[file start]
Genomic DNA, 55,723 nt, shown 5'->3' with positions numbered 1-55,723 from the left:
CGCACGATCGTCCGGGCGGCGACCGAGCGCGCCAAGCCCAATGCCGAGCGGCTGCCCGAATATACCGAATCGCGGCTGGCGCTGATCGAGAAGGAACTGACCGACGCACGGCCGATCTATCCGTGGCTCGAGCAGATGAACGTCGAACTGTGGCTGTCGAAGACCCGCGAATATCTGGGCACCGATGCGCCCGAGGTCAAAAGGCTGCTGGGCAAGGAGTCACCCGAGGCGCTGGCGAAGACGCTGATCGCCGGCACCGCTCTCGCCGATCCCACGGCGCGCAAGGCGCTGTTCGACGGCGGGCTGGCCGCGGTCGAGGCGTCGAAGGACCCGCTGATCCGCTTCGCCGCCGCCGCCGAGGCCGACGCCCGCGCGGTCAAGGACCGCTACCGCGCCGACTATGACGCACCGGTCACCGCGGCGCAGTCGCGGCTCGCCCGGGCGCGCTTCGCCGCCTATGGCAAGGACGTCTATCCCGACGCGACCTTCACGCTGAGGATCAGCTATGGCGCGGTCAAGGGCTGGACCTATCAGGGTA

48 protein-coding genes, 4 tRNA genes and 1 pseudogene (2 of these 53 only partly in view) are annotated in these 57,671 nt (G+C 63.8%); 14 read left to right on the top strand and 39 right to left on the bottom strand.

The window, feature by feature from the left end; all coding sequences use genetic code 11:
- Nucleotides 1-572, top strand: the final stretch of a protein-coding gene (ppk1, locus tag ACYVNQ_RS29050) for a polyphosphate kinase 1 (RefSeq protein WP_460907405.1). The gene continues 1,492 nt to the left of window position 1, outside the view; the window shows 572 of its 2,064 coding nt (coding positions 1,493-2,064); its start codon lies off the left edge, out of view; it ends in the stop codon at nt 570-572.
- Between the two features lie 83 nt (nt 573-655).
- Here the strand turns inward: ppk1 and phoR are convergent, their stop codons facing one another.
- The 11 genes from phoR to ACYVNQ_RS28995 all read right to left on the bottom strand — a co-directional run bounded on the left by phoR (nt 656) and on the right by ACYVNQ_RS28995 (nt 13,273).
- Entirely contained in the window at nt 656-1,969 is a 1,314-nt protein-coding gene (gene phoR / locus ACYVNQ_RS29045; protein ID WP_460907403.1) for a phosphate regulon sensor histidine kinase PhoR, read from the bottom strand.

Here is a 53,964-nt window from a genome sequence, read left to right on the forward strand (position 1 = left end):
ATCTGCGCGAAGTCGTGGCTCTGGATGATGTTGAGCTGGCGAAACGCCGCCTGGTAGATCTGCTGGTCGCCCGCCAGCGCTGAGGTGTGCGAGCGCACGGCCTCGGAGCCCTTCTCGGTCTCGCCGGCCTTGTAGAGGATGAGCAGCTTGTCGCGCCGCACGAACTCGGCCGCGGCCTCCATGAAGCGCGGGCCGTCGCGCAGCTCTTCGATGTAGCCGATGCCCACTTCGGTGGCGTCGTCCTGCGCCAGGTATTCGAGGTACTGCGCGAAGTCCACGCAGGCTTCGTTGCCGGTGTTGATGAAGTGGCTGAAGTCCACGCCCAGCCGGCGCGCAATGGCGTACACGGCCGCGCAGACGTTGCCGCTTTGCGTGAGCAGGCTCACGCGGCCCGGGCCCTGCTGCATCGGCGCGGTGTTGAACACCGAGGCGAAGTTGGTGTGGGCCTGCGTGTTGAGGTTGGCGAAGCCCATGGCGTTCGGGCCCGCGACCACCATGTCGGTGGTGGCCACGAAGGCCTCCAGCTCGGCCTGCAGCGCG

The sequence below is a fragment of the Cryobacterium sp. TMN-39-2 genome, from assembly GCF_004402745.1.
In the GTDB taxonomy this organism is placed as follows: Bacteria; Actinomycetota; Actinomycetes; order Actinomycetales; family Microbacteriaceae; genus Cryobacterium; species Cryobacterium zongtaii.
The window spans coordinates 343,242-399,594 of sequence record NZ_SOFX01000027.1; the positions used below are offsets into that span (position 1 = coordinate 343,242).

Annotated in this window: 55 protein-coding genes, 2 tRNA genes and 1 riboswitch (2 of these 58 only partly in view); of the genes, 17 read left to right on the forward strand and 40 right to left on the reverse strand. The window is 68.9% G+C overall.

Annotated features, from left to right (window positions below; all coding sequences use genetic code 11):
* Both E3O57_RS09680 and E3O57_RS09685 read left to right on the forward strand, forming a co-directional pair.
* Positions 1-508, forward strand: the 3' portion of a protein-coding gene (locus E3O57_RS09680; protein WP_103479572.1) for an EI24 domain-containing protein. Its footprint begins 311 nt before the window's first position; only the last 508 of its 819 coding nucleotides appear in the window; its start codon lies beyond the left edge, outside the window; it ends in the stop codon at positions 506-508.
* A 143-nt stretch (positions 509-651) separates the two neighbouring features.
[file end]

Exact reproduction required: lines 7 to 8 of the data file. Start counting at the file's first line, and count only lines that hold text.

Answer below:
- Here the strand turns inward: ppk1 and phoR are convergent, their stop codons facing one another.
- The 11 genes from phoR to ACYVNQ_RS28995 all read right to left on the bottom strand — a co-directional run bounded on the left by phoR (nt 656) and on the right by ACYVNQ_RS28995 (nt 13,273).